Thursday, 21 February 2013

Right wing extremists

I caught a few seconds of BBC Breakfast this morning. The presenter was describing an attack on football supporters in France as the work of "right wing extremists".

This sort of casual slander by association is so common that it goes unremarked.  I've said it all before, and I won't repeat it all here, but it's clearly ludicrous to imply that National Socialism, with its glorification of an all-powerful state, is somehow a more extreme version of Lady Thatcher's belief in personal responsibility, private enterprise, and a smaller, less intrusive government [1].

It is obvious to any unbiased observer that Fascists and National Socialists are to the left of the political spectrum.  They have much more in common with Old Labour and the BNP than with today's Conservative party.

But if you point this out, you're liable to be deselected as a Conservative candidate and fired from public office, as Rachel Frosh discovered.

Daniel Hannan's recent post on the subject is worth reading:

'I am a Socialist,' Hitler told Otto Strasser in 1930, 'and a very different kind of Socialist from your rich friend, Count Reventlow'.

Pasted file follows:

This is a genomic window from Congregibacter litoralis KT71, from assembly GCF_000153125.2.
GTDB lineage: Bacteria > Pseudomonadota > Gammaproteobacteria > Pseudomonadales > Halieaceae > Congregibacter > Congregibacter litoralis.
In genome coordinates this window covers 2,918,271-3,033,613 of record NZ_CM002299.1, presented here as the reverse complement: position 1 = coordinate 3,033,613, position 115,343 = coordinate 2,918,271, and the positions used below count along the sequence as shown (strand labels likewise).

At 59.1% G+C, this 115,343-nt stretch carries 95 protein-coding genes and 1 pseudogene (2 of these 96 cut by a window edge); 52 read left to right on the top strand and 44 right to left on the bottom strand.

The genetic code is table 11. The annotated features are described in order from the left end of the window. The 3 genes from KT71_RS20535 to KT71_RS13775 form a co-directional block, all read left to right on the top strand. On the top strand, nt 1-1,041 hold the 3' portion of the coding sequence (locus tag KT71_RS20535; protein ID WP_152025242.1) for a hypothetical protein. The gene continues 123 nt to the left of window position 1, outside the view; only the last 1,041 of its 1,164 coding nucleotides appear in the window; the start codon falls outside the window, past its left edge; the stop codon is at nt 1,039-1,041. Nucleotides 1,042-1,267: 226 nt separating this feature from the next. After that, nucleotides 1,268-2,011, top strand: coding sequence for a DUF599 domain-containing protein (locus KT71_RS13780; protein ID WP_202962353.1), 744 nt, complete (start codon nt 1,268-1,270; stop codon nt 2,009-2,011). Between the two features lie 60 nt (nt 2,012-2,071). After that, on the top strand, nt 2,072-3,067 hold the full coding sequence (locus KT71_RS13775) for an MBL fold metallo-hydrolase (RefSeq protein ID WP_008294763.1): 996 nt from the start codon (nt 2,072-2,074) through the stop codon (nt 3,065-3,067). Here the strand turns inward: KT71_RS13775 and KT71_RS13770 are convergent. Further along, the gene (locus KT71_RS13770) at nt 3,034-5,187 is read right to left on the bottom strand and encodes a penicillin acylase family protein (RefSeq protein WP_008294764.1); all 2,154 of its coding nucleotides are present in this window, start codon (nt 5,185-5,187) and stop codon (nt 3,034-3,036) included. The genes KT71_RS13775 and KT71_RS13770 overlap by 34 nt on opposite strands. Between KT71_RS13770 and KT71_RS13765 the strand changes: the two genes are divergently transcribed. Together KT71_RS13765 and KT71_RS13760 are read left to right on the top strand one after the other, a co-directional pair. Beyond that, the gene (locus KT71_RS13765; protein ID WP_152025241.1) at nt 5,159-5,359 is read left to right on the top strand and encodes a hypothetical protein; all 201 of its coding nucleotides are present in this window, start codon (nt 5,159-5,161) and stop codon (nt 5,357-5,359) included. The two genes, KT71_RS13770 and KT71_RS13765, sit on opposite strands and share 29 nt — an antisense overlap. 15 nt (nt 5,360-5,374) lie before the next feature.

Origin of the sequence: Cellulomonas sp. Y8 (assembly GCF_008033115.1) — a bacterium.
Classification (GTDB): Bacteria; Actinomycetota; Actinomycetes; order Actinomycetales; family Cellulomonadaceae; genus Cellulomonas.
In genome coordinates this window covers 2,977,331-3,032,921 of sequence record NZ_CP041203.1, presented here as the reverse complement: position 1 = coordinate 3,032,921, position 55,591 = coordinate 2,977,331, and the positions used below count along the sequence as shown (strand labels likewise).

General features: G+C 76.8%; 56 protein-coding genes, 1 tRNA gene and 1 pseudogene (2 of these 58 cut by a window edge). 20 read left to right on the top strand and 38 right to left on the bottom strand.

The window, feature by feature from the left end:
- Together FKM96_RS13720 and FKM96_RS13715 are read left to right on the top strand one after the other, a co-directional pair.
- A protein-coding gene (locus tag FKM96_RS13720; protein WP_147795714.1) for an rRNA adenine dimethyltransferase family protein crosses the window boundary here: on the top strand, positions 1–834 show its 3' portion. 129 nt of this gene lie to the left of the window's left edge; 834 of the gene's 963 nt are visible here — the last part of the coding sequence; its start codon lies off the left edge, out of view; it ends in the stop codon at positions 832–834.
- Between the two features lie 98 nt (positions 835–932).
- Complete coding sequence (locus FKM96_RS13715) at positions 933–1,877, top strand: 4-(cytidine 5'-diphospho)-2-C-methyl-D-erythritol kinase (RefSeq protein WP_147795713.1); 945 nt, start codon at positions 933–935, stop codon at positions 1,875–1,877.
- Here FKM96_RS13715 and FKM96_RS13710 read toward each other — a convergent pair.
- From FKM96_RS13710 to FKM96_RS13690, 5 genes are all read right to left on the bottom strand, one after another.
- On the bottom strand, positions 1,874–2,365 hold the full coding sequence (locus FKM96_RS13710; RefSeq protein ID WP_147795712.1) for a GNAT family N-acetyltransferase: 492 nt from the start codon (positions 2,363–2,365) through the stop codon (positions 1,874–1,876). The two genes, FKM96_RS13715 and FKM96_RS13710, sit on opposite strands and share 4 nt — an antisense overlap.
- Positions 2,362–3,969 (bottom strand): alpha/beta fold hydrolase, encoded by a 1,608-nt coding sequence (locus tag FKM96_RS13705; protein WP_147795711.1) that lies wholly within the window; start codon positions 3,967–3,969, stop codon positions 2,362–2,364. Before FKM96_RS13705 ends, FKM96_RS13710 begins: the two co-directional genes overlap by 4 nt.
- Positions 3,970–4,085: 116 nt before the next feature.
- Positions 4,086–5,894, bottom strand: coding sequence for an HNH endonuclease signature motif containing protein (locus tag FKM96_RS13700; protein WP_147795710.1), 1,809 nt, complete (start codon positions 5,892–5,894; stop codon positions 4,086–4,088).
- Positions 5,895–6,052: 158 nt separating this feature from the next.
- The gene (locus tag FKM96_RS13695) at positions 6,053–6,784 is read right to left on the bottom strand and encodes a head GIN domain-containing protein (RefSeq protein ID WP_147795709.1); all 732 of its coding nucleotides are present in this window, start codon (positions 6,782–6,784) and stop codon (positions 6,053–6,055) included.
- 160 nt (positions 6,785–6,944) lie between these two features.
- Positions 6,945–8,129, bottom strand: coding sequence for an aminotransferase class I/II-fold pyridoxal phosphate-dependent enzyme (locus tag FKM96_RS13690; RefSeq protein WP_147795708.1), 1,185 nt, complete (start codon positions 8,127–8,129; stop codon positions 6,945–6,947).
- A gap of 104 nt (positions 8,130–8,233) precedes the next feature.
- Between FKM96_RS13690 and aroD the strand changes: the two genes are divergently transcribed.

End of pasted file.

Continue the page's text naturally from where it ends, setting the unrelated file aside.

No one at the time would have regarded it as a controversial statement. The Nazis could hardly have been more open in their socialism, describing themselves with the same terminology as our own SWP: National Socialist German Workers' Party.

Almost everyone in those days accepted that fascism had emerged from the revolutionary Left. Its militants marched on May Day under red flags. Its leaders stood for collectivism, state control of industry, high tariffs, workers' councils. Around Europe, fascists were convinced that, as Hitler told an enthusiastic Mussolini in 1934, 'capitalism has run its course'.

One of the most stunning achievements of the modern Left is to have created a cultural climate where simply to recite these facts is jarring. History is reinterpreted, and it is taken as axiomatic that fascism must have been Right-wing, the logic seemingly being that Left-wing means compassionate and Right-wing means nasty and fascists were nasty.

[1] Thatcher at least professed this belief, and regardless of the realities of the Thatcher era, this is what is commonly understood as Thatcherism - the furthest to 'the right' that Conservatives have ventured in recent decades.

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